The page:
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Can the Properties of the Lever be Deduced without Experimenting?

  1. Aug 24, 2013 #1
    I have written a short paper that addresses the question posed in the title.
    You can find a copy of the paper here: http://www.math.csusb.edu/faculty/pmclough/LP.pdf.
    I think the paper may have some pedagogical value. If you have any comments or suggestions regarding the paper or any different ideas about answering the question posed in the title please feel free to share.
  2. jcsd
  3. Aug 25, 2013 #2
    There is on old proof by Archimedes that uses only geometry and the principle that equal masses at equal lengths from the fulcrum are in equilibrium.

    Lagrange in his Mécanique analytique, in the first section on Statics, discusses this and a few other elementary principles that can be used to deduce the law of the lever.
  4. Aug 25, 2013 #3
    Thanks for the reply and the references to Archimedes and Lagrange.

    I am aware of the proof by Archimedes that you mentioned. However, your description of it is not completely accurate. In particular, Archimedes uses the following statement as an axiom (this is T.L. Heath translation of the axiom): ''equal weights at equal distances are in equilibrium, and equal weights at unequal distances are not in equilibrium but incline towards the weight which is at the greater distance''. The last part of this axiom presupposes properties of the lever that were observed from experimenting with the lever. Therefore, Archimedes' work does not answer the question that was posed in the title of this thread.

    I am not aware of what axioms Lagrange takes when he deduces the law of the lever. I would appreciate it if you or someone else could give me a precise list of these axioms.
    Last edited: Aug 25, 2013
  5. Aug 25, 2013 #4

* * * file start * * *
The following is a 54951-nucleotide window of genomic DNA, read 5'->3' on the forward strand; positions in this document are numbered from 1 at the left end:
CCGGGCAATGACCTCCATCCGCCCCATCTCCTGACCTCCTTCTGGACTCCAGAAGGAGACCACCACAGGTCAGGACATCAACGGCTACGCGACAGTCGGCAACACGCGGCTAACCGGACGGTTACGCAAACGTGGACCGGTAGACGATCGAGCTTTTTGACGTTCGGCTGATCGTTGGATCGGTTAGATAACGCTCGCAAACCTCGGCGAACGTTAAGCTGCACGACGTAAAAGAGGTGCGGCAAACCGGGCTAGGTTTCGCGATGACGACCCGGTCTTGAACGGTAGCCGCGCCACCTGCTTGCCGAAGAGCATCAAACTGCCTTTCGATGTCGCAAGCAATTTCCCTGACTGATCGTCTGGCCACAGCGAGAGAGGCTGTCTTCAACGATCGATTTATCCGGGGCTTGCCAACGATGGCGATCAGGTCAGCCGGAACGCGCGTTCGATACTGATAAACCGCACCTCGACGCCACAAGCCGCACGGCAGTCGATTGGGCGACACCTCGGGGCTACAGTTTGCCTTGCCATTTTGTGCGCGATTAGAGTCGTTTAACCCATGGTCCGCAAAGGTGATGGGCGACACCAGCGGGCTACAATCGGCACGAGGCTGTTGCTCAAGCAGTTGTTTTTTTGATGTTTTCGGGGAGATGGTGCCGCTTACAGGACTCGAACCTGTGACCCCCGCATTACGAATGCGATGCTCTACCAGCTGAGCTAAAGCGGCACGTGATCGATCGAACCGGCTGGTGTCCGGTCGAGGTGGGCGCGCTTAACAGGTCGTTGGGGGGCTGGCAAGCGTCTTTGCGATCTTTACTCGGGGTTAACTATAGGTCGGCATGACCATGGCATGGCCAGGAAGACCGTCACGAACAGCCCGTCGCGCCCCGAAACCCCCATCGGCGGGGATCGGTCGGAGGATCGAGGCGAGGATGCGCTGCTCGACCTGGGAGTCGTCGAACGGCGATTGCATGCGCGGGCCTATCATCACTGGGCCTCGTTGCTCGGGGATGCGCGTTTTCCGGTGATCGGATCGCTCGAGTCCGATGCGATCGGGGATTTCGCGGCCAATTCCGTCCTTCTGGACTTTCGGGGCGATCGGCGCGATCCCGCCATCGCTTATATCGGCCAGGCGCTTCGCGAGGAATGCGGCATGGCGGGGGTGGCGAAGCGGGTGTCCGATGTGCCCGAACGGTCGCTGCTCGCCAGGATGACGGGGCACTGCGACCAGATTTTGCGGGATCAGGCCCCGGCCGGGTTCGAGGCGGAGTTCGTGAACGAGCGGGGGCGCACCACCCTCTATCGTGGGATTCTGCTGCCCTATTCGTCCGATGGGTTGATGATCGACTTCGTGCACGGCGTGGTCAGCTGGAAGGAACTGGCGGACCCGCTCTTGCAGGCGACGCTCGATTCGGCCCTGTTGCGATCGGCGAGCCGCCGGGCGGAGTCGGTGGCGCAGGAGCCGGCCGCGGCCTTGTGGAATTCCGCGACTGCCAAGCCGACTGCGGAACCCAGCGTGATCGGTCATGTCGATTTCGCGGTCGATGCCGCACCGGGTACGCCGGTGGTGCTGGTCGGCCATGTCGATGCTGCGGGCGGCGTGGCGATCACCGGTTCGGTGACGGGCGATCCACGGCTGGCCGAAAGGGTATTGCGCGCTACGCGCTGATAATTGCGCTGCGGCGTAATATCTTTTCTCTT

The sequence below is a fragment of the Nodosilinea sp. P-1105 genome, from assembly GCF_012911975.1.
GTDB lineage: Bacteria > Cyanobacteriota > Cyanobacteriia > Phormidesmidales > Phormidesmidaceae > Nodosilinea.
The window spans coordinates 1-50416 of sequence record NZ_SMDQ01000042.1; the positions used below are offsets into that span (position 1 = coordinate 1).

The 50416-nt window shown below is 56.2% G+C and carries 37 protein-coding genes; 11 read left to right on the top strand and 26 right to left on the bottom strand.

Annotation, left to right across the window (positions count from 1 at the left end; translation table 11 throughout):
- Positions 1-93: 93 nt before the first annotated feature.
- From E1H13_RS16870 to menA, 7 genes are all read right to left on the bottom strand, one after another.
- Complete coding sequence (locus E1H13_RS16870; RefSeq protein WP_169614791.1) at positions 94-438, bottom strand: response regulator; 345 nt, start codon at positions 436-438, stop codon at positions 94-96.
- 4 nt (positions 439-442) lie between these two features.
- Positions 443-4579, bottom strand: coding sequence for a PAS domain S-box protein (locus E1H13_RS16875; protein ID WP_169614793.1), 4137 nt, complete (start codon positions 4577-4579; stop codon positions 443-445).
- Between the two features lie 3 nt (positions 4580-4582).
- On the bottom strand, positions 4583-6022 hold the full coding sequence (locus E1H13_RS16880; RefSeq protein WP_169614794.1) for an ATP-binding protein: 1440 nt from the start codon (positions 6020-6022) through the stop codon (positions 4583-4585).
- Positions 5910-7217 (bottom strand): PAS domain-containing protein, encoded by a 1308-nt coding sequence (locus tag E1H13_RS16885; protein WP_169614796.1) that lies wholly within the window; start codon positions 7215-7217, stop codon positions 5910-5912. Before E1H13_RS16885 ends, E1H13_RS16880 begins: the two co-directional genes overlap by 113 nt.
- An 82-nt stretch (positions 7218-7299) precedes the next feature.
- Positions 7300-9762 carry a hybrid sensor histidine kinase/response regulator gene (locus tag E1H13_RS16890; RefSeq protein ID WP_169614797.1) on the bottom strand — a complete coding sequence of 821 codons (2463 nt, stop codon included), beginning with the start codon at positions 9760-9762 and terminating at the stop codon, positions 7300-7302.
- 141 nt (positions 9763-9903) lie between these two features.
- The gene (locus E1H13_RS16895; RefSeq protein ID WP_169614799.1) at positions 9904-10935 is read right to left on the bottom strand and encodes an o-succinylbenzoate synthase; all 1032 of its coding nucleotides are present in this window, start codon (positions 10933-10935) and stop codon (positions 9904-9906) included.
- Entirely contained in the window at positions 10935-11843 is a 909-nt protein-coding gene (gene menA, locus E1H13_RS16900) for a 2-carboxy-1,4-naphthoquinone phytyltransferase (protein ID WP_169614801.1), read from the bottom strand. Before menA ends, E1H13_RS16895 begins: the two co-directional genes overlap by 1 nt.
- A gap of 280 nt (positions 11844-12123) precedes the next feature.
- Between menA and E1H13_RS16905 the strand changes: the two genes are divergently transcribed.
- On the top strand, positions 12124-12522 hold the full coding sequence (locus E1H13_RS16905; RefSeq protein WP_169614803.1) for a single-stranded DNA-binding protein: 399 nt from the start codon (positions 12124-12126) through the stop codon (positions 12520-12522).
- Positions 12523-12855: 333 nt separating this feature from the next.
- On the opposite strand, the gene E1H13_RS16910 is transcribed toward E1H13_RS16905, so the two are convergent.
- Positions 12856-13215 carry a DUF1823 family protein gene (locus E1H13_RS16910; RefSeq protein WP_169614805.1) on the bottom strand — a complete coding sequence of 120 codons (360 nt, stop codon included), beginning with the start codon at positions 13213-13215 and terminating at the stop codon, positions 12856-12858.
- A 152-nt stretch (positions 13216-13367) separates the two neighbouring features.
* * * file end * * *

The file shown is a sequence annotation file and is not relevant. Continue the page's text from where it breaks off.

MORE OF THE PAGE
If I remember correctly, the last part is not used to prove the law of the lever. What he does is (in modern terms) distribute the masses symmetrically about their attachment points so that the density of the distributed masses is equal; then, if the distances are inversely proportional to the masses, the central portion of the lever is covered symmetrically with the distributed masses, so that for each bit on a side of the fulcrum there is an equal bit on the other side, which implies equilibrium.

    But more generally, I do not think I understand your intent. Something has to come from experience. Even pure geometry has some axioms that are based solely on our experience. Your use of conservation of energy is no different: it is either hoisted directly from experience as a fundamental principle, or is arrived at indirectly, from another experimental principle such as Newton's second law.

    He builds his statics upon the principle of the virtual work, but before that he conducts a review of principles of statics, and that has an interesting commentary to the law of the lever.
  6. Aug 25, 2013 #5


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    Assuming conservation of energy makes it rather trivial. Try to explain it for a static case without invoking virtual work or energy. We had some threads on this here.
  7. Aug 25, 2013 #6
    I respectfully disagree. I do not think the law of the lever can be proven using only geometry and the first part of the axiom. If you think you can do this I would love to see your proof.

    Let me clarify my intent. I think my question may be a little ambiguous the way it is currently worded. Here is what I mean: "Can the Properties of the Lever be Deduced without Experimenting with the Lever?". I agree that any axioms that we choose to use to prove the law of the lever will be based on things that were observed in the physical world. However, the question is asking if it is possible to choose a set of axioms that are not based on any observations that were made while experimenting with a lever. I hope this better clarifies things.
  8. Aug 26, 2013 #7
    I would say being able to make a concept trivial, from a pedagogical point of view at the very least, is a good thing.
  9. Aug 26, 2013 #8
    I believe that the explanation that you quoted proves that.

    Hmm. Instead of a stated (and, hopefully, small) set of admissible experimental knowledge, we are given a rather vague set of inadmissible knowledge.
  10. Aug 26, 2013 #9